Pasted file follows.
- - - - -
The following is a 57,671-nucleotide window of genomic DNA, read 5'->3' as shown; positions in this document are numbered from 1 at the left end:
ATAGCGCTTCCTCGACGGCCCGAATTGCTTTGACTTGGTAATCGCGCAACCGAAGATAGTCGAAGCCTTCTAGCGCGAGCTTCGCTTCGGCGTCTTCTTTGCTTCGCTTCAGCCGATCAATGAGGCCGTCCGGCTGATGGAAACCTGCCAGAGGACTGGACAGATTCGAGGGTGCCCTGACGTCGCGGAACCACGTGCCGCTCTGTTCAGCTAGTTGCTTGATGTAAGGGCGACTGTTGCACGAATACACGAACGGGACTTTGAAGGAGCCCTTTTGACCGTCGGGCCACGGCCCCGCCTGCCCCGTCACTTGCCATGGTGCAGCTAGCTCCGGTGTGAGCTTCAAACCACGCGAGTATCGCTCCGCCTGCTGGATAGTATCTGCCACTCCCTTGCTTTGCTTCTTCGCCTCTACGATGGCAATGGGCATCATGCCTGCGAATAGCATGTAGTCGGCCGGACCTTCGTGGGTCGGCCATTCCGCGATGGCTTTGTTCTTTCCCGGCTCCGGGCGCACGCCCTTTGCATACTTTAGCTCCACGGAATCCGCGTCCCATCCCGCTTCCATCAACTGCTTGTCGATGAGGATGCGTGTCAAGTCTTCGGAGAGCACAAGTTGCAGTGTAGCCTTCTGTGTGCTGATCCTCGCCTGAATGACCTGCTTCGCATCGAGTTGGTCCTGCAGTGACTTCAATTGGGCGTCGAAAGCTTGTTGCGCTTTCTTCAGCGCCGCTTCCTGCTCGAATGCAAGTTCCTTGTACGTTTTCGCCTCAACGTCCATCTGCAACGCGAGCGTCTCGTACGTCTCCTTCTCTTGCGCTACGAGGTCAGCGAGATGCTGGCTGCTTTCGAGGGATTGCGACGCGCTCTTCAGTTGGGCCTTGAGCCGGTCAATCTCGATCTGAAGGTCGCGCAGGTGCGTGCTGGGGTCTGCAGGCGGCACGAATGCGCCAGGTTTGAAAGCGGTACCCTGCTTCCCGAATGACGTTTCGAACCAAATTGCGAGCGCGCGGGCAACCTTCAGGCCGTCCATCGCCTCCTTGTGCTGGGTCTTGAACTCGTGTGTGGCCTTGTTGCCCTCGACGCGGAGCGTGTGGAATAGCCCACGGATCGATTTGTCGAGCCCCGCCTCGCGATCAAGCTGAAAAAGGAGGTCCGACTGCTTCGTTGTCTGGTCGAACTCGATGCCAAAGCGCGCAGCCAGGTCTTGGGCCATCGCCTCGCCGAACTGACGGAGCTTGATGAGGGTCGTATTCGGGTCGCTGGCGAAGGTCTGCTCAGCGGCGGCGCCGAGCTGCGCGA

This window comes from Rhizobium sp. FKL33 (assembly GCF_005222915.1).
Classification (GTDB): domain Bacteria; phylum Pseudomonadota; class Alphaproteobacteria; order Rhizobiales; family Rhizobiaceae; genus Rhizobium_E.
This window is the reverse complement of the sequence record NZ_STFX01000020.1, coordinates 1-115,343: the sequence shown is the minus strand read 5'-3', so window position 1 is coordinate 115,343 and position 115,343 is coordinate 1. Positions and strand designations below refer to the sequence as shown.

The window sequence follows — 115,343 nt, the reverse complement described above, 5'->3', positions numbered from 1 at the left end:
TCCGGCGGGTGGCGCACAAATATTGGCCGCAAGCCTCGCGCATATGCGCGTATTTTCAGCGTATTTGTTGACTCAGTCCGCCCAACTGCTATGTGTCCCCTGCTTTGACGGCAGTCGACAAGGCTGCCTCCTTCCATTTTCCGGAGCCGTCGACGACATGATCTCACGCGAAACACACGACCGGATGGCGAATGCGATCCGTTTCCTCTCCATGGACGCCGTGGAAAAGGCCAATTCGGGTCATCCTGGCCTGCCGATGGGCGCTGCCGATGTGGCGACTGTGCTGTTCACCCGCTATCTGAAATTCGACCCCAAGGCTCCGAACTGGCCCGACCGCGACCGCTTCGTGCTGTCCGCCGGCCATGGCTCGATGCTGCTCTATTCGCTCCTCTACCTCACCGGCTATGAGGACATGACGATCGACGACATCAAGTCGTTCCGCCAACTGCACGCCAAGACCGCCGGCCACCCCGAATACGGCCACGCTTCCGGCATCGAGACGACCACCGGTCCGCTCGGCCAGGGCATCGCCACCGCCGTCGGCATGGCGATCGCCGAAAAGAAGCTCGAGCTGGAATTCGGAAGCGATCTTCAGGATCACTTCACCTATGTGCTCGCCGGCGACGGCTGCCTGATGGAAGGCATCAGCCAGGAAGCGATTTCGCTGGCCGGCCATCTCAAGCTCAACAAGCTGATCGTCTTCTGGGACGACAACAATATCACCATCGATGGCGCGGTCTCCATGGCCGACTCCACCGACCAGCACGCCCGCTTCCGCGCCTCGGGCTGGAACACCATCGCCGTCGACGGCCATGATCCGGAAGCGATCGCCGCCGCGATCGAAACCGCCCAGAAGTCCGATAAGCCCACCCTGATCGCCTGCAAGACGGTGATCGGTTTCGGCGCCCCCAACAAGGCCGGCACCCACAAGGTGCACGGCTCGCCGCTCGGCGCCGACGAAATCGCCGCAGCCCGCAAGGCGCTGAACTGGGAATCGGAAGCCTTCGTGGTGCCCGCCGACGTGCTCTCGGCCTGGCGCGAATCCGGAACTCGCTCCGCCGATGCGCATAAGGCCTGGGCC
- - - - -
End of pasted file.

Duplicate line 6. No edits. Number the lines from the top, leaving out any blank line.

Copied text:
The window sequence follows — 115,343 nt, the reverse complement described above, 5'->3', positions numbered from 1 at the left end: